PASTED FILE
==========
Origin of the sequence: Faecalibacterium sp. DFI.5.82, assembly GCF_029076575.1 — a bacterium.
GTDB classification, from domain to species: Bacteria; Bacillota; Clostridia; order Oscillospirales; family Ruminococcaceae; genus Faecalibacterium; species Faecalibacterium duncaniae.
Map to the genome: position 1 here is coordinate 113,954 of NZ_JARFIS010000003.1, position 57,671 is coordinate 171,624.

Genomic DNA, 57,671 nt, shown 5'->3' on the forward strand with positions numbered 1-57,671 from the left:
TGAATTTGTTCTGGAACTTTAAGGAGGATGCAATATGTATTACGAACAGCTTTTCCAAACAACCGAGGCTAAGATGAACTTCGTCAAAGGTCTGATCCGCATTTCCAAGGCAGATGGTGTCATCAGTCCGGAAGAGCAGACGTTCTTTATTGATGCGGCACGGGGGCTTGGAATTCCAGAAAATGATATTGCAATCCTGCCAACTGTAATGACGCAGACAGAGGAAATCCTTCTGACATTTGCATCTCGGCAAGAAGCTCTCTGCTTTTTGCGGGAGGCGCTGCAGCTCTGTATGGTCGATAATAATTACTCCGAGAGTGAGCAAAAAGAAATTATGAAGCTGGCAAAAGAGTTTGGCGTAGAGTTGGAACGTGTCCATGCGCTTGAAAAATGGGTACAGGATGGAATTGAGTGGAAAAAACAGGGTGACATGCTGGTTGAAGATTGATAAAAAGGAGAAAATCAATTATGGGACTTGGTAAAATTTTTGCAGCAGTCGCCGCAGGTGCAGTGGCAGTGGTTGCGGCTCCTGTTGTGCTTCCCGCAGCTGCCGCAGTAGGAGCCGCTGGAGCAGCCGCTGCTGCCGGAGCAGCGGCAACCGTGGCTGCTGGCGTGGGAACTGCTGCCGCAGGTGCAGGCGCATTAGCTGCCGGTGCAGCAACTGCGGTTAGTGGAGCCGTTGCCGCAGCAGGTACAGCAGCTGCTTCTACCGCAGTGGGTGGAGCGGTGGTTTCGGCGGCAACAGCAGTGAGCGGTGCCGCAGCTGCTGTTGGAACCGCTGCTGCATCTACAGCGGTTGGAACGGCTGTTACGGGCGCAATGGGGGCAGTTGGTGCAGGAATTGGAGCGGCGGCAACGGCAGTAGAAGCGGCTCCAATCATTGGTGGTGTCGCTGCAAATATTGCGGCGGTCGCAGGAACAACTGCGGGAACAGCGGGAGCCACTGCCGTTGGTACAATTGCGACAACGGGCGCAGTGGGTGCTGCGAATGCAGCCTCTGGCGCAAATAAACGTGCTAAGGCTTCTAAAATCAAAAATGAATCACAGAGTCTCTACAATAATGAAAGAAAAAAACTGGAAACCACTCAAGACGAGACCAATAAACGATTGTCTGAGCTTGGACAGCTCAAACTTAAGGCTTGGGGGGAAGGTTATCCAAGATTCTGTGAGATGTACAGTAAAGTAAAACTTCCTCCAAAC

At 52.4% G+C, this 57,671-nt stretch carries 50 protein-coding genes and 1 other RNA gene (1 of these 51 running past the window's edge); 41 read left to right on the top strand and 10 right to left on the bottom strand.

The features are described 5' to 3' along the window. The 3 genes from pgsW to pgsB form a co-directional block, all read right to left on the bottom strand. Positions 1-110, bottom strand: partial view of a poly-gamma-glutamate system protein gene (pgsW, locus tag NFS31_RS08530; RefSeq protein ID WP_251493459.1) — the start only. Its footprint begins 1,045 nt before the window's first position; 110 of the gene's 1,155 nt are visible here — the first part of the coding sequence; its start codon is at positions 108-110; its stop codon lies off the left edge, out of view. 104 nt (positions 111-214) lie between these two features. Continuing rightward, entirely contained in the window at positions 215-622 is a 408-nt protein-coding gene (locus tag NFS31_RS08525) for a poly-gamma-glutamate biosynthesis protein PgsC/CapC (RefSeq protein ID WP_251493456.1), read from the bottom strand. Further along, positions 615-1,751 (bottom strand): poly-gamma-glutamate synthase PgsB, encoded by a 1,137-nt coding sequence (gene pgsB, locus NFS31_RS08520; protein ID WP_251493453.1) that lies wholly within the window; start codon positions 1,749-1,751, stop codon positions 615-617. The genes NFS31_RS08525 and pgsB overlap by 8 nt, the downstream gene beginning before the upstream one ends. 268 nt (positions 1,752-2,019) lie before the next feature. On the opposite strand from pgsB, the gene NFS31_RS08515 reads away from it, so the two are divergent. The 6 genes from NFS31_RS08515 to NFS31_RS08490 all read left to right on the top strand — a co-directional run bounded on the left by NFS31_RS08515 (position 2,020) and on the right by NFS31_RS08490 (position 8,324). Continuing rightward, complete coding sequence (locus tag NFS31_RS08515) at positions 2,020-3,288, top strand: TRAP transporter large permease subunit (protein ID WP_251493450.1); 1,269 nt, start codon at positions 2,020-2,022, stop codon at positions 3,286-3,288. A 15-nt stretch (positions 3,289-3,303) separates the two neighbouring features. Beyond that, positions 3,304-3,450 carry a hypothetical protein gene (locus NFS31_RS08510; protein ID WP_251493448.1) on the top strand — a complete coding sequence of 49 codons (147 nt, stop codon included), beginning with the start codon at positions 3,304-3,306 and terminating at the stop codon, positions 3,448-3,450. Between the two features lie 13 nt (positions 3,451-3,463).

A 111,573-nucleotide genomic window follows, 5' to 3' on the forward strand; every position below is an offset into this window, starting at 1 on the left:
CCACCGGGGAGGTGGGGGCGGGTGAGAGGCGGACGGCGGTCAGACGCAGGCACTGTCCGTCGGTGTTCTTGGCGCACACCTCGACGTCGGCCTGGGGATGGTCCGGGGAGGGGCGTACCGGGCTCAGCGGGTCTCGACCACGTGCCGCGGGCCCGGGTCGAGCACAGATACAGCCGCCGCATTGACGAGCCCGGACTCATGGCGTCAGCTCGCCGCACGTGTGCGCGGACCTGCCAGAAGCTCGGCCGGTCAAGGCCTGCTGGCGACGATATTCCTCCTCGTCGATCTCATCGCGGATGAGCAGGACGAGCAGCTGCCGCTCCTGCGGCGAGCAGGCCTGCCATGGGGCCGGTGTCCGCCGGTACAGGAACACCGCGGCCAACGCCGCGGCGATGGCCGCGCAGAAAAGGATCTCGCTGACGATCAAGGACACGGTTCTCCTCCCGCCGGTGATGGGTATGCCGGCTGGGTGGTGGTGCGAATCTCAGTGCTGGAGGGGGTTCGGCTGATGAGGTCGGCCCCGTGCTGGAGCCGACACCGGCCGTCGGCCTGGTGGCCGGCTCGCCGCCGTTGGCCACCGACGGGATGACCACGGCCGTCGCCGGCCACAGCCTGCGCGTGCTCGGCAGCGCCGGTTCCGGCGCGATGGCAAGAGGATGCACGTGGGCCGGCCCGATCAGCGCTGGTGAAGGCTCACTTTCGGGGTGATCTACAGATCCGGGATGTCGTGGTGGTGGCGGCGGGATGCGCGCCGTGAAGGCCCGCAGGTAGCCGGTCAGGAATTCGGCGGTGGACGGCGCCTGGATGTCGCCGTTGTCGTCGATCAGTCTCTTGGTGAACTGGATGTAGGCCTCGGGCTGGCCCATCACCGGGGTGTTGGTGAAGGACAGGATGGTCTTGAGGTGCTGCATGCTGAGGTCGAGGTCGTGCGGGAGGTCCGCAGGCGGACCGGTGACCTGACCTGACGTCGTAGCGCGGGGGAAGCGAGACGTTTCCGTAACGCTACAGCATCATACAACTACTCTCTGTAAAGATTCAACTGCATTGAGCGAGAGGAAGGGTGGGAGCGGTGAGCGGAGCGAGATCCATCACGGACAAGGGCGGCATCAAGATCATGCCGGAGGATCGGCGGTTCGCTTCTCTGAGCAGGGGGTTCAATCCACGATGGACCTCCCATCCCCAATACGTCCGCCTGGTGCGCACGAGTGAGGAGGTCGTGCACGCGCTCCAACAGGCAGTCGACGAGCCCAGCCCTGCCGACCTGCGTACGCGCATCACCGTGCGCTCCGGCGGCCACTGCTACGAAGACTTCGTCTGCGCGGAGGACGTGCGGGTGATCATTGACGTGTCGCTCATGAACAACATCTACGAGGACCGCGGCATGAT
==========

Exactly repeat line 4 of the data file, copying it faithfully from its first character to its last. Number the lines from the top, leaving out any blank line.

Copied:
Genomic DNA, 57,671 nt, shown 5'->3' on the forward strand with positions numbered 1-57,671 from the left: